Driving the car, you could also be aware of symptoms, for example, poor acceleration, stiff suspension, heavy steering, and any other anomalies in your car’s performance.

Your car’s on-board diagnostic system—or OBD for short— monitors everything that goes on in your ECU and delivers fault or trouble codes via a plug-in device.

System diagnostic tools and systems

Mechanics have special state-of-the-art tools that plug into your car that read the fault or error codes.

They come with a few different names, but they each perform, pretty much, the same job.


EOBD is the abbreviation for European On-Board Diagnostics.

The EOBD system was introduced in 2001 for petrol cars in Europe (2003 for diesel models) to measure engine emissions. Each car has a universal socket that allows a scanning tool to retrieve fault codes and readings.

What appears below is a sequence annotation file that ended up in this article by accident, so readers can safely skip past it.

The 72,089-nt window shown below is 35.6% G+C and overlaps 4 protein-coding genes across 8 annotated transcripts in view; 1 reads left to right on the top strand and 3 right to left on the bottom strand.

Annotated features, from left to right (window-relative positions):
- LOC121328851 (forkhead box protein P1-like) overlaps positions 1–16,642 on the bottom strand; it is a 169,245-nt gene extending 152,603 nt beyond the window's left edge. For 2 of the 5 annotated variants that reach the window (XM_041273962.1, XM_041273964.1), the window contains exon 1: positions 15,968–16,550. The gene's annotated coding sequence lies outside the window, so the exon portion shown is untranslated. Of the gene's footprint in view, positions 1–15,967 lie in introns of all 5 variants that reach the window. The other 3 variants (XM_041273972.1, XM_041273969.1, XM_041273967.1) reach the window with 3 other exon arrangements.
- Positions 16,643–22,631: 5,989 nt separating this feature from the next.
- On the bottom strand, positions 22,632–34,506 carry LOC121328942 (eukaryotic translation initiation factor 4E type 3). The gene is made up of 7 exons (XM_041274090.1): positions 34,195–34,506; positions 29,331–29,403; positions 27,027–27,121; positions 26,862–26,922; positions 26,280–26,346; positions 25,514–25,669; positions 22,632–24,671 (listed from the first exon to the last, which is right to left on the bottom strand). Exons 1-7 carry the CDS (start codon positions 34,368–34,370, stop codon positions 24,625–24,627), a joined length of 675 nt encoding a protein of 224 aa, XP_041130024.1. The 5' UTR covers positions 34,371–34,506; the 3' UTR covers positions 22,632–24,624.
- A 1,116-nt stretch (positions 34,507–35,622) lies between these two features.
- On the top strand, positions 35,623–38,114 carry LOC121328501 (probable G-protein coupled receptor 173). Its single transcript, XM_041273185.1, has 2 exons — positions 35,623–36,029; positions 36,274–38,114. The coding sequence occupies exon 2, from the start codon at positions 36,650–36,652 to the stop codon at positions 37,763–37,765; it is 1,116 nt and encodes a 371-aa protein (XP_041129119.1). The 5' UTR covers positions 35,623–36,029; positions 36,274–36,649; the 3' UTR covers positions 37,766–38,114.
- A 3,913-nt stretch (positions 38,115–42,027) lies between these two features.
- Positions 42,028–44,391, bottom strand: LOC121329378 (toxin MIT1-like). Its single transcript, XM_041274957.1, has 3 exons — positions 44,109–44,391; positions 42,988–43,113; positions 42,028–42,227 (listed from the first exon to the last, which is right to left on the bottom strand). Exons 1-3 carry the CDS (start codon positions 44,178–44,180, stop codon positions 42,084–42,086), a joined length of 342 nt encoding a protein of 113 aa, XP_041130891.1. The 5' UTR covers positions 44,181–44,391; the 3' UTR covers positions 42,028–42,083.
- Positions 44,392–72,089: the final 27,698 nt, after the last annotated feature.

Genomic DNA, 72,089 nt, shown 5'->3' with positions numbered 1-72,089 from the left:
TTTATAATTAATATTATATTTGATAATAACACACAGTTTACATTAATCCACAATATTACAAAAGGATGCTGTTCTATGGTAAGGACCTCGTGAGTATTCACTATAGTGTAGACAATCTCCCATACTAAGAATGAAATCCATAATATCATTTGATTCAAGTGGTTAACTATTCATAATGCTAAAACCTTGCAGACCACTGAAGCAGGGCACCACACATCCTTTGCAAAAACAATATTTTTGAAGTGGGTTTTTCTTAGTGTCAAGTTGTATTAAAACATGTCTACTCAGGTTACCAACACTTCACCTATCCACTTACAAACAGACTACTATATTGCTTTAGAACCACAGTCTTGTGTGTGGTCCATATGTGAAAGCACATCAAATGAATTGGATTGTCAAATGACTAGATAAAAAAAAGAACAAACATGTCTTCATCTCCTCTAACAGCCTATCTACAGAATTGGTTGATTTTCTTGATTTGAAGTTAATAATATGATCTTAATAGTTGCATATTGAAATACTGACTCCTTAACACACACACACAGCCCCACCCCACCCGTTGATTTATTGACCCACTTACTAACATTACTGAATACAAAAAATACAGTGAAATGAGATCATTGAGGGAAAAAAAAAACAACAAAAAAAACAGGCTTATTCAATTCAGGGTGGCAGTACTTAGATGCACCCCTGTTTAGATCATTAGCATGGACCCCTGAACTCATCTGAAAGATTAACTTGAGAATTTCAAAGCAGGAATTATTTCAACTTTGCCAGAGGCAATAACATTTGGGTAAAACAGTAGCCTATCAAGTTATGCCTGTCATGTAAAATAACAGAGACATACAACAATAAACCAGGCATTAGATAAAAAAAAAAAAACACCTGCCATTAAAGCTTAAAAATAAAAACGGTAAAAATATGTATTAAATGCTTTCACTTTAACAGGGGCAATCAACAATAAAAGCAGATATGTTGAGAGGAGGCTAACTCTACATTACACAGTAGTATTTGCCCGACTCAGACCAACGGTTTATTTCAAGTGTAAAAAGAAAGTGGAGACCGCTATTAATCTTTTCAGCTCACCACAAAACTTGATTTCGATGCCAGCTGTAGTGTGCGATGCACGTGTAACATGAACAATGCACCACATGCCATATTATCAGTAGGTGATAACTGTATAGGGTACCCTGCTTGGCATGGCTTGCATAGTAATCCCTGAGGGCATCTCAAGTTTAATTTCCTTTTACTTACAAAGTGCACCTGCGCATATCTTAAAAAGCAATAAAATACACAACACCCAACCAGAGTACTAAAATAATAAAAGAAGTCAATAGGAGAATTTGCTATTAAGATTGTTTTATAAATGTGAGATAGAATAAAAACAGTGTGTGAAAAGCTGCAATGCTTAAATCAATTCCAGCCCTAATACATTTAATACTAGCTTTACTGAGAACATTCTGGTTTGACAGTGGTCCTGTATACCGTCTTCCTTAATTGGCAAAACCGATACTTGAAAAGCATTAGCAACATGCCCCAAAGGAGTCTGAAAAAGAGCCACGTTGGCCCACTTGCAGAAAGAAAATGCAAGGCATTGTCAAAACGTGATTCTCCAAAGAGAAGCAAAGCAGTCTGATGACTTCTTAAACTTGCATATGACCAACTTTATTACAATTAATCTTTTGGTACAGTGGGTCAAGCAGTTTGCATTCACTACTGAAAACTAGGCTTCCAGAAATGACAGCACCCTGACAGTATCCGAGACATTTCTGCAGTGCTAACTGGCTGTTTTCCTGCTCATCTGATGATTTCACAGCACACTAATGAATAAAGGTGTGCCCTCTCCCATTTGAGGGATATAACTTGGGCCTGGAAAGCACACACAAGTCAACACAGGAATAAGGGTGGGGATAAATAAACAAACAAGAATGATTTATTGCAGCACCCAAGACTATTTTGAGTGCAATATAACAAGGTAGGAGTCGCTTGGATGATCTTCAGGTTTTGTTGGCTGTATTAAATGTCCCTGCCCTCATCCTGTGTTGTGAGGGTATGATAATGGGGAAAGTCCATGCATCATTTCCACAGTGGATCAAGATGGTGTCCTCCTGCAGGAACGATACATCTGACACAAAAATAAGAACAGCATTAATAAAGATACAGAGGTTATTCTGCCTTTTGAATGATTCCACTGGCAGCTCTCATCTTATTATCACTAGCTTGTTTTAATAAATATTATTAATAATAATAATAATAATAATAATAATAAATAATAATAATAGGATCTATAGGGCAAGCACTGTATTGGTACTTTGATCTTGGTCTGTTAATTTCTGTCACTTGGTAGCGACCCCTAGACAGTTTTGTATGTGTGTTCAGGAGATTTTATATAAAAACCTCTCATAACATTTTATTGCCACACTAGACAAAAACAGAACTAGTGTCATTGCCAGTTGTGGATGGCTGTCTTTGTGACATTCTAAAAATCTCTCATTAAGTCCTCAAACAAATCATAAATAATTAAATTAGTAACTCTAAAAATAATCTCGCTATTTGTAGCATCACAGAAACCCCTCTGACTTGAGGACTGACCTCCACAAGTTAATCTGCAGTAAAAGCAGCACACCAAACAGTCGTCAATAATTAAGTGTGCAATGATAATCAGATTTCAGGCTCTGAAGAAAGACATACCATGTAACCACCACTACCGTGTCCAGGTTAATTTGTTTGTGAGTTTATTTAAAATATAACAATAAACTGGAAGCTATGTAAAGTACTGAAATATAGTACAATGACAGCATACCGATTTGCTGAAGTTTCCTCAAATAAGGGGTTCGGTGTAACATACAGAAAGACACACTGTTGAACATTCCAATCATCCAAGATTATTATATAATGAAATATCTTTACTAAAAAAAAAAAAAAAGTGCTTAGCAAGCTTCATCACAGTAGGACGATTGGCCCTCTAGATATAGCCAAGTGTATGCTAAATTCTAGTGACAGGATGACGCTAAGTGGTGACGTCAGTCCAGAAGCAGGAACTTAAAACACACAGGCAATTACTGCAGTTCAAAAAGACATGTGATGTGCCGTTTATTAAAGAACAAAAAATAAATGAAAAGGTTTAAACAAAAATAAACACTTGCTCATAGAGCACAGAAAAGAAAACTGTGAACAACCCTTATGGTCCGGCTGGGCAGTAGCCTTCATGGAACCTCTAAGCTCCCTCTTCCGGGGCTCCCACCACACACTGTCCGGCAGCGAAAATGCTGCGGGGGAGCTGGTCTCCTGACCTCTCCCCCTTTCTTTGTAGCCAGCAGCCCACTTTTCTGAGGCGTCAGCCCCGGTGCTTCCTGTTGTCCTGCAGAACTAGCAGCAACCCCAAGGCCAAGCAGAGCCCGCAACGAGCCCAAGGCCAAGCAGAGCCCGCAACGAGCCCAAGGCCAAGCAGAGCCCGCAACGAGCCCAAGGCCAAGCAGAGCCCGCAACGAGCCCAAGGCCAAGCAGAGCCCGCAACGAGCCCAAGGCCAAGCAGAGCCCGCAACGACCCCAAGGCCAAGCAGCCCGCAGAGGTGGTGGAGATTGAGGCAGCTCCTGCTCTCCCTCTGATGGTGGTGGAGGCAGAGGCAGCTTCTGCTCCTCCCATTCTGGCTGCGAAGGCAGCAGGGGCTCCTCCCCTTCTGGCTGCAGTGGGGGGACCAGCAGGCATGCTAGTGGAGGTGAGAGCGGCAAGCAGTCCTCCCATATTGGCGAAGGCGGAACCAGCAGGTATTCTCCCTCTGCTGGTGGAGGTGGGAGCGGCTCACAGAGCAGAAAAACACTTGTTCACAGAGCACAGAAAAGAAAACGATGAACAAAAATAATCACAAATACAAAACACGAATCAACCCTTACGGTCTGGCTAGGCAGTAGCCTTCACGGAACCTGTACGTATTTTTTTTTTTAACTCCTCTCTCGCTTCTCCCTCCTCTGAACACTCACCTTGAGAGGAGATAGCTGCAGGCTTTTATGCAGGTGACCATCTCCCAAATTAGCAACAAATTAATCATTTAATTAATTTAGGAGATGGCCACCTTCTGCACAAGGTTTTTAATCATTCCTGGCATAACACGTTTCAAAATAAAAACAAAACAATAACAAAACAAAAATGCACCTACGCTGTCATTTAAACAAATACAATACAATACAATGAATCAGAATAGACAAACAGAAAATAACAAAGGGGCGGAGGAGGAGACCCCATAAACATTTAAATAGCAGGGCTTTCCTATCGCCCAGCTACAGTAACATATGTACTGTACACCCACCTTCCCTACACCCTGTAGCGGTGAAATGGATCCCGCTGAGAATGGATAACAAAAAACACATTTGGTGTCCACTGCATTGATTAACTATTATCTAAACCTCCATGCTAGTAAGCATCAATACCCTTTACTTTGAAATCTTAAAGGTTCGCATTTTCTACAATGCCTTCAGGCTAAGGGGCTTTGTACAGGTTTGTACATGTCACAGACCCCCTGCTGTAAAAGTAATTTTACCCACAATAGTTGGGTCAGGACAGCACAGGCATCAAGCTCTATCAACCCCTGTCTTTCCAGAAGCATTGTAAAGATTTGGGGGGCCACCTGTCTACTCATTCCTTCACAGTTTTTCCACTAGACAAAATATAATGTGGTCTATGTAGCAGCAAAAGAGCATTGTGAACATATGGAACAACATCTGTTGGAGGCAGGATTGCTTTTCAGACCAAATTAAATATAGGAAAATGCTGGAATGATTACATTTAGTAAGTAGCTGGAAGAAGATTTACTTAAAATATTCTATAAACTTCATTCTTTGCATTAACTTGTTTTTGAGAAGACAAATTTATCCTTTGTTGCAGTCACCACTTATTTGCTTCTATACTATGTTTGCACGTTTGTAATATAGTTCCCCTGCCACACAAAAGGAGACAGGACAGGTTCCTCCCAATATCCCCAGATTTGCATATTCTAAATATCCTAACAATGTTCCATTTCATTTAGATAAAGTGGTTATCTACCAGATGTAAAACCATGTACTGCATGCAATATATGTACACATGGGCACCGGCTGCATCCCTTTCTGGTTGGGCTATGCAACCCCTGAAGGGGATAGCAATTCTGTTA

EOBD2 is not an updated system but a second-generation EOBD that has access to manufacturer-specific features available on more advanced EOBD tools.


The original OBD system was in operation pre-1996 in the United States. The US government introduced legal standards in 1996 for all manufacturers to follow; this standard was OBD II.

Despite it being an American format, most tools for sale in the UK go by the same name. They do the same job, delivering similar codes, yet a few other names have been thrown into the mix to help complicate matters for everyday drivers.

What issues can a car diagnostic service detect?

  • Ignition timing issues
  • Build-up in the engine
  • Fuel injector performance
  • Whether coils are firing
  • RPM levels
  • Air and coolant temperature
  • Crankshaft and camshaft positions and throttle openings
  • Battery warnings
  • Bulb failures
  • Steering problems
  • Overheating